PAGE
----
Evidence for this phenomenon comes in the form of preferences. Consider our relatively-slim range of preferred temperatures. Consider how, in visual spaces, we prefer to see, but not to be seen – a combination of prospecting and refuge-seeking behavior that yields, ultimately, comfort. We love Nature so much that we bring it into our homes, in the form of pets and houseplants. The omnipresence of Nature, and our careful cultivation of it, must convey some benefit. Otherwise, Evolution wouldn’t have preserved these behaviors.

Observe: the profound, untold health benefits of a simple walk in the woods.

For one, nature walks seem to have memory-promoting effects that other physical activities can’t replicate. In a study by the University of Michigan, students who walked in Nature reliably performed up to 20% better on brief visual memory tests than those who walked through the center of town. The same study was replicated for individuals with Major Depressive Disorder (Berman, Kross, et al.) and produced even more shocking results. They seemed to disproportionately benefit from Nature walks – over 53% of the sample group exhibited a significant increase in memory span after the nature walk, relative to an urban walk.

Past this single example, a meta-analysis of 10 other studies on the subject (performed by the same authors as above) showed that the mentally ill seem to benefit from disproportionally exposure to Nature. The presence of water resulted in even more substantial improvements. And while the depressed participants also showed marked increases in mood, the mood effects in Berman, Kross, et al. did not correlate with the memory effects, suggesting separate, biophysical mechanisms are at work.

An example of those biofeedback systems: Nature changes our stress response in measurable ways. Tons of researchers have observed hormonal changes brought on by Nature – with a powerful impact on the cortisol system. Study after study shows forest environments reduce cortisol, decrease heart rate, and tame blood pressure. One intensive study on 280 Japanese citizens found that forest walks resulted in a decrease of cortisol of around 15%, a reduction in heart rate of 4%, and a dip in blood pressure of about 2% for nearly all participants. Even among office workers, a window view of Nature seems to result in lower stress and higher job satisfaction.

But the benefits don’t stop there. At this point, the power Nature has over us seems to take on a supernatural tone.

Japanese traditional medicine has, for many years, considered forests to be a form of preventative medicine. “Shinrin-yoku” or “forest bathing” is a popular, oft-referred therapy for the many residents of Japan’s highly-urbanized central region. Clinical research on the practice is still in the earliest possible phases. But preliminary studies yielded such exciting outcomes, it became impossible to ignore the power of the forest.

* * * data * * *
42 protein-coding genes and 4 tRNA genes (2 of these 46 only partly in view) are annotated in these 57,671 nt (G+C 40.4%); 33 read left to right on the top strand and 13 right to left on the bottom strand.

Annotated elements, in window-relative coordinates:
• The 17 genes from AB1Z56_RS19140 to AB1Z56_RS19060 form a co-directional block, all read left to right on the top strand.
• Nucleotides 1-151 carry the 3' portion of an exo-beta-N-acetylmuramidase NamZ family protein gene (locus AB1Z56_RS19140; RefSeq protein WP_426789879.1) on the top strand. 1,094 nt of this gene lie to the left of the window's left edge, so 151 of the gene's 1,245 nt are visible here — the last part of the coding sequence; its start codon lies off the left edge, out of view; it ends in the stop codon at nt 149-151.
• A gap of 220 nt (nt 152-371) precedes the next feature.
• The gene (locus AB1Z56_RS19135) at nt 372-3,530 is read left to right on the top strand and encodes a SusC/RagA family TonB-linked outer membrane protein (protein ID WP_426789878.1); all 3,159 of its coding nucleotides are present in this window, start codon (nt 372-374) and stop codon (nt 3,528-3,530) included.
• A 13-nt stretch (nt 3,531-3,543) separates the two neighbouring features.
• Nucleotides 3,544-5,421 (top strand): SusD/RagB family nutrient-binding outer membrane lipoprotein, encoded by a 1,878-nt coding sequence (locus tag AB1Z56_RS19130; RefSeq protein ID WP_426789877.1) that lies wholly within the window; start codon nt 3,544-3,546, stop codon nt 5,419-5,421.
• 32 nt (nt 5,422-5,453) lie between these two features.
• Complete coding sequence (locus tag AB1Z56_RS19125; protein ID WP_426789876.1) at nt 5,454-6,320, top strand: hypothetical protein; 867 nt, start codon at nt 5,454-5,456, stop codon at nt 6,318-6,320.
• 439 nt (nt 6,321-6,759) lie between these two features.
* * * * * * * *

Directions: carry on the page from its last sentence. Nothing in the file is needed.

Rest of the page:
Long-term residents of areas with greater forest coverage were found to have much lower cancer mortality rates than their urban counterparts. There are thousands of confounding factors making it difficult to establish a causal relationship – but the signs are there. When we analyze the blood of forest-dwellers, they have demonstrably higher levels of proteins known to target and kill cancer cells. They also seem to have much higher immune functioning, in general. Hopefully, in the next 5-10 years, we can discover precisely what’s causing the improvement. Until then, we should simply trust the trees. When it comes to health, it’s less important that we know how this occurs and more vital that we experience it for ourselves.

But what about city-dwellers? Are we simply supposed to accept that we might have a diminished quality of life?

The good news is: you don’t need an entire forest to reap most of these benefits. Parks convey many of the same effects – especially for nature-starved urbanites. Countless studies are proving this. Take the Dutch study Maas et al., for example. Researchers considered a sample size of over 250,000 city dwellers. They discovered that mere proximity to a green space had significant impacts on perceived general health – meaning that city dwellers feel better simply knowing they have access to natural areas.

So, the next time you’re feeling crummy, walk around some trees. That green space isn’t a luxury; it’s a necessity. And if you’re not so fortunate as to have immediate access, it’s probably closer to you than you think. Regardless, it’s always worth the journey.

You’re going home, after all.